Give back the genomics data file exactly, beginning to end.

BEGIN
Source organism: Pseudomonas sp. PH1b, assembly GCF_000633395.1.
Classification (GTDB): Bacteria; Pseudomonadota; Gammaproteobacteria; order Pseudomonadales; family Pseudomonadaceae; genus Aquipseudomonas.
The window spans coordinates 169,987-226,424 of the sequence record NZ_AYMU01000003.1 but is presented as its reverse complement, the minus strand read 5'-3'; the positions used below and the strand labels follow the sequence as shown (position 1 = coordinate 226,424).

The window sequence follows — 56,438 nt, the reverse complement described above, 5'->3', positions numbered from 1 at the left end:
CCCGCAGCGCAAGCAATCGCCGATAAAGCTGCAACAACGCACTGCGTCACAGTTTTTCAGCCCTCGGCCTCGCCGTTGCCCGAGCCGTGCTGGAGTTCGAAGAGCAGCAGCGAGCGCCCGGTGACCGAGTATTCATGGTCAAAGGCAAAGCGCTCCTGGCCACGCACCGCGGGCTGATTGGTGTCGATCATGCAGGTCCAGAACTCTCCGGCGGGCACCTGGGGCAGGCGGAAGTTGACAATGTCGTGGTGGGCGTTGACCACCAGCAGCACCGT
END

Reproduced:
Source organism: Pseudomonas sp. PH1b, assembly GCF_000633395.1.
Classification (GTDB): Bacteria; Pseudomonadota; Gammaproteobacteria; order Pseudomonadales; family Pseudomonadaceae; genus Aquipseudomonas.
The window spans coordinates 169,987-226,424 of the sequence record NZ_AYMU01000003.1 but is presented as its reverse complement, the minus strand read 5'-3'; the positions used below and the strand labels follow the sequence as shown (position 1 = coordinate 226,424).

The window sequence follows — 56,438 nt, the reverse complement described above, 5'->3', positions numbered from 1 at the left end:
CCCGCAGCGCAAGCAATCGCCGATAAAGCTGCAACAACGCACTGCGTCACAGTTTTTCAGCCCTCGGCCTCGCCGTTGCCCGAGCCGTGCTGGAGTTCGAAGAGCAGCAGCGAGCGCCCGGTGACCGAGTATTCATGGTCAAAGGCAAAGCGCTCCTGGCCACGCACCGCGGGCTGATTGGTGTCGATCATGCAGGTCCAGAACTCTCCGGCGGGCACCTGGGGCAGGCGGAAGTTGACAATGTCGTGGTGGGCGTTGACCACCAGCAGCACCGT